More strategy, less luck!

The standard version of the game can sometimes feel incredibly unbalanced, depending on which cards come up, but it’s essentially a casual or beginner version of the game.

Below are a few gameplay suggestions to make the game more balanced, less luck based and offering players more control.

Play with more Staks!

This gives you many more choices and a greater impact on the game. 2 Staks each works well, but you can play with more.
Each Stak gets its own nominated attacker on your turn. You can for example attack a few times with one Stak, play a few cards, attack with the other, play more cards, then return to attacking with the original Stak. The decision tree branches a lot more this way, and it becomes very important what you do. If playing this way, we recommend using dice to show damage on cards and double-sided counters to show when a Stak has attacked once or can no longer attack. The game can get very confusing with several players each with lots of Staks, especially after a long entry-effect chain, but using dice and counters you can get as complicated as you wish!

Balanced decks

These allow you to have a more balanced game where each player has cards of a roughly equal strength. To setup: sort the cards into piles based on their rank and divide each rank pile equally between the players to create separate decks (any excess cards per rank are left out of the game). Each player shuffles and deals from their own deck and has their own supply and scrapheap pile to play from, rather than a shared pile. Other than this the game plays as normal.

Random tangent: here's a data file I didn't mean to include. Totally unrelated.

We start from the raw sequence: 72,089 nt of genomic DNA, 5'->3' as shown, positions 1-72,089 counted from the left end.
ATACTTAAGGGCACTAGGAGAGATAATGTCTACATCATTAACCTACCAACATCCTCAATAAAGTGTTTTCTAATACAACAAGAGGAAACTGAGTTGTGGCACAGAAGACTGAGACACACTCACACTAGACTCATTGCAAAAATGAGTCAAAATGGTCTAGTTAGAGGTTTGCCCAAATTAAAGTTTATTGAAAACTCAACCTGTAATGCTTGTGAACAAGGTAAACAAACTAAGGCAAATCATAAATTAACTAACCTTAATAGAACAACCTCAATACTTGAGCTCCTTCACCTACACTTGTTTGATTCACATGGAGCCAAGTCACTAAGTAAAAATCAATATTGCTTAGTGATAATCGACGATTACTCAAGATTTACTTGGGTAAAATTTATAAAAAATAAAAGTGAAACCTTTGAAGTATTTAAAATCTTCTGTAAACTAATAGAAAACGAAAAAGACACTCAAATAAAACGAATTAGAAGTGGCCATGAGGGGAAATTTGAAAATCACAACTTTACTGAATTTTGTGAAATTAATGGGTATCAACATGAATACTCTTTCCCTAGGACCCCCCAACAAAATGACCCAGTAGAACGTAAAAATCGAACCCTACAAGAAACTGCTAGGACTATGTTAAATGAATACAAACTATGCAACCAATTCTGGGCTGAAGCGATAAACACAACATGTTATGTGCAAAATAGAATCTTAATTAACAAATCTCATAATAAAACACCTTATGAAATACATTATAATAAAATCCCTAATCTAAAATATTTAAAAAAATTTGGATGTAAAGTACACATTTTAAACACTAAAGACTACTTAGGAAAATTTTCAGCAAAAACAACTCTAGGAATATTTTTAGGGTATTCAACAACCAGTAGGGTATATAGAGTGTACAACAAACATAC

You can also setup a point balanced game, where each player creates a deck to the same total rank points value, eg 120. You can have any number of cards in your deck.
When playing, each player can play with as many Staks as they wish. Each Stak gets its own attack on your turn, and you get one card in hand at the start of the game for each Stak you have. The rest form your individual supply pile.
Eg. player 1 plays with 2 Staks, so has a starting hand of 2. Their cards are generally high ranked so they have enough cards to make Staks that are 9 deep.
Player 2 chooses lower ranked cards so has more of them; they play with 4 Staks, 4 in their starting hand and opt for a deep supply pile because they have a lot of bountiful bots in their deck.
The extra attacks that player 2 gets due to having more Staks will balance out the fact that player 1′s cards are higher ranked.

Defend against attacks

Play with ‘reactive play’! This is a toggle that allows you to counter your opponent’s attacks so you’re not left stuck with strong cards in hand and a pathetic defence.
It also becomes key when to hold back cards and you can lure out your opponent’s defenders.
To play this way, when an attack is declared, the defending player may choose to play a card onto the Stak that would be attacked. If they do this, the declared attack is dismissed (the player is still free to choose a different card to attack with if they have not already attacked), and any entry effects of the defending player trigger as normal.
Eg. I say I am attacking with my core 6 against your core 5. You play a fatal bot in defence. I then play out a core 1 and attack with this, to which you respond by playing a shot bot to destroy it, etc etc.